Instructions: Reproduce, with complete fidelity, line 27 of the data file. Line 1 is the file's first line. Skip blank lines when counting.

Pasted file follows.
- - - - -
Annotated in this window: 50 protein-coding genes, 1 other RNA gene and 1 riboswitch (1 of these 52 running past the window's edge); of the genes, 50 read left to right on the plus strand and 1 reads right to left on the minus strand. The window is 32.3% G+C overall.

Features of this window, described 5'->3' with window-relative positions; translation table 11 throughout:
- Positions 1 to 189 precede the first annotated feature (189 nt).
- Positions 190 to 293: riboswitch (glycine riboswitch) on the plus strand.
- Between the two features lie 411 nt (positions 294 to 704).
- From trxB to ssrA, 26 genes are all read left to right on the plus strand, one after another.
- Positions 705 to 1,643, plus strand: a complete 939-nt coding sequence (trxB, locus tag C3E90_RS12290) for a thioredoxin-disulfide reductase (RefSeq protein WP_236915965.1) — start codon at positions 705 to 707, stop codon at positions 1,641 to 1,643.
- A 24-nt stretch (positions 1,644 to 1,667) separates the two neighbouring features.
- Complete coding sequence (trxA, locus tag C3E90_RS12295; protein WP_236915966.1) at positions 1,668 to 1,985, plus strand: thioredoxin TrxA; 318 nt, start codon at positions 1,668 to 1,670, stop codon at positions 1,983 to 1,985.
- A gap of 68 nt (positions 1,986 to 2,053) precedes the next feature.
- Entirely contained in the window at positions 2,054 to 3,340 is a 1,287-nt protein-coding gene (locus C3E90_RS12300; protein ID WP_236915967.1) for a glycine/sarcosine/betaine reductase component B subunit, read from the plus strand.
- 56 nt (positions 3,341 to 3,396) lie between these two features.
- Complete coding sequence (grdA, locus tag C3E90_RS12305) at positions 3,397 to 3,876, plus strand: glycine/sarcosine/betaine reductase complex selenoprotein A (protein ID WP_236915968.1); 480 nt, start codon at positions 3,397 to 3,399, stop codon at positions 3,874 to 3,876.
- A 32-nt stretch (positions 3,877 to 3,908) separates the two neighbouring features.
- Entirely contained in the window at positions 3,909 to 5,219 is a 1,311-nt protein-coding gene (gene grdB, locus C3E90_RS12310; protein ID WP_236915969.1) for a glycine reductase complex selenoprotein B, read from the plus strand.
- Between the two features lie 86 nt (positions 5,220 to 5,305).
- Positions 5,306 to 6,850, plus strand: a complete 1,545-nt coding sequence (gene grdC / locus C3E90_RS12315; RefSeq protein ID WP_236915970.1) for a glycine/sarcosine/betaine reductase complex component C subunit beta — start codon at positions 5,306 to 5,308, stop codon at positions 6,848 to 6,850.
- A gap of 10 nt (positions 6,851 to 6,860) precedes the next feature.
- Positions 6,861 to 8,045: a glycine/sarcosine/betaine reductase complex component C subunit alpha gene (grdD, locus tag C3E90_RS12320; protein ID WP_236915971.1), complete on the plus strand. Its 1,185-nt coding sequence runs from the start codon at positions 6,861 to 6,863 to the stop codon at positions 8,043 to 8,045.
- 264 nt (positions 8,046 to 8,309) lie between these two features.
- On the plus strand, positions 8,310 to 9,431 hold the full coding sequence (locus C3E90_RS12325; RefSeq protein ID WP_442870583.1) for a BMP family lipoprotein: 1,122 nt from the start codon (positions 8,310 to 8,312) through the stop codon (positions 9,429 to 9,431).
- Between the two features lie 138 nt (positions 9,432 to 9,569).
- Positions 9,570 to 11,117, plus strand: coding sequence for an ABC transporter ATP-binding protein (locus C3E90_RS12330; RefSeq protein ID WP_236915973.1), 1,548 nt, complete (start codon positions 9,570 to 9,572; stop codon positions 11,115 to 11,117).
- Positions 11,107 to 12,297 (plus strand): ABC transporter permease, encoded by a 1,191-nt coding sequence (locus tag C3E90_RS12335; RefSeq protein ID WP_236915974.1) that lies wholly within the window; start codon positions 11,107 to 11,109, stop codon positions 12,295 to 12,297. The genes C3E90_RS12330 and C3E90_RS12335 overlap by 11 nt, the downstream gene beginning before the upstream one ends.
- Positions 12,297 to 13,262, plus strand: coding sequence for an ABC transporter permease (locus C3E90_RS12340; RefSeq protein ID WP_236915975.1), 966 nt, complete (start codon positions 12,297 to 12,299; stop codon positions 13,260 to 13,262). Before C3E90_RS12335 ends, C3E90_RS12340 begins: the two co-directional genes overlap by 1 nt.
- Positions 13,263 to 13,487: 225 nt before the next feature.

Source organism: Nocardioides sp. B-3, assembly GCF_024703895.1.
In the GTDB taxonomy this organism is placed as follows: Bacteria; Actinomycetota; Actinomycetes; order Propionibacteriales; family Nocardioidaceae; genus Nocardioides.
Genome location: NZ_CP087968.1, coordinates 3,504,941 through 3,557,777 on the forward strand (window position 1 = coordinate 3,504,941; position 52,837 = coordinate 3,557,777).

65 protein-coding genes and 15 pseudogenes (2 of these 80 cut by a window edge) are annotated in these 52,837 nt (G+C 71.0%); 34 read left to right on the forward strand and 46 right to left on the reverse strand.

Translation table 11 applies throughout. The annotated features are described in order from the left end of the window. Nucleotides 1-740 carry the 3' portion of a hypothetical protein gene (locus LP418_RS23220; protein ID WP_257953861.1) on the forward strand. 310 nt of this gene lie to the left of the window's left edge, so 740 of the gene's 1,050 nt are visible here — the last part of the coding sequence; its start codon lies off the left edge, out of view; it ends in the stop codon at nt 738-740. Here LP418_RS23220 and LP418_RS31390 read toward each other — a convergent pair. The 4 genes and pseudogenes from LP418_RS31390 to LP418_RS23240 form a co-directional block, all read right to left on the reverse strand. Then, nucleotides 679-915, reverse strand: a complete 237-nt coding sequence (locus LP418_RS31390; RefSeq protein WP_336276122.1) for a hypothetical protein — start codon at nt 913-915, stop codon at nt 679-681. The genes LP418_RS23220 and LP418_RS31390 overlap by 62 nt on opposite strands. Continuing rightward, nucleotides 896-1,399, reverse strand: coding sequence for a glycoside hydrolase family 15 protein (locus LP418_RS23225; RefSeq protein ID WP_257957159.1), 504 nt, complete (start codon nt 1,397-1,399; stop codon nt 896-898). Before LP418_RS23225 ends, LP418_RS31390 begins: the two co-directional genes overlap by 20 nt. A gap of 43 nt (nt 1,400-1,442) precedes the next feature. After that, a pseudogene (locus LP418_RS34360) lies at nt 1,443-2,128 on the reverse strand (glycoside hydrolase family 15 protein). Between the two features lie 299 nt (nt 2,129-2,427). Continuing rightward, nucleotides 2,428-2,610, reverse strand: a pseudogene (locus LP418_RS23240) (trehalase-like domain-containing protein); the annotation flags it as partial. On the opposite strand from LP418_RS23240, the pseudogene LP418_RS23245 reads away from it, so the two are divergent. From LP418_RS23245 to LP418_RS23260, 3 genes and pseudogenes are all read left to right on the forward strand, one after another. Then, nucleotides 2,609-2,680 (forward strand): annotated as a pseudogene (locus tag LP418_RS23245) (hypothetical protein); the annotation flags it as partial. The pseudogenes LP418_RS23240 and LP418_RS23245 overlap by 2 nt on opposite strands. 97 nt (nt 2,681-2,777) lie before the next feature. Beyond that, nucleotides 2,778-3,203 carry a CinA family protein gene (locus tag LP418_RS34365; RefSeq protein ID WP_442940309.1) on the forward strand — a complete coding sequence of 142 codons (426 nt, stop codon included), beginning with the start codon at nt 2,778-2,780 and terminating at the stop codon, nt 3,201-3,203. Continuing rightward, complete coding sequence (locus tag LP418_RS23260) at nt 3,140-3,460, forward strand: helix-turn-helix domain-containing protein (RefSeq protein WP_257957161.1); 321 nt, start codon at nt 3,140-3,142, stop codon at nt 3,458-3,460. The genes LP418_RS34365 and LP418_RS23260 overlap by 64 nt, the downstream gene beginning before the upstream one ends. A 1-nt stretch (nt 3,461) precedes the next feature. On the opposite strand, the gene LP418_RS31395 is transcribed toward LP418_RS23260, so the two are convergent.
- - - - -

Source organism: Nocardioides sp. B-3, assembly GCF_024703895.1.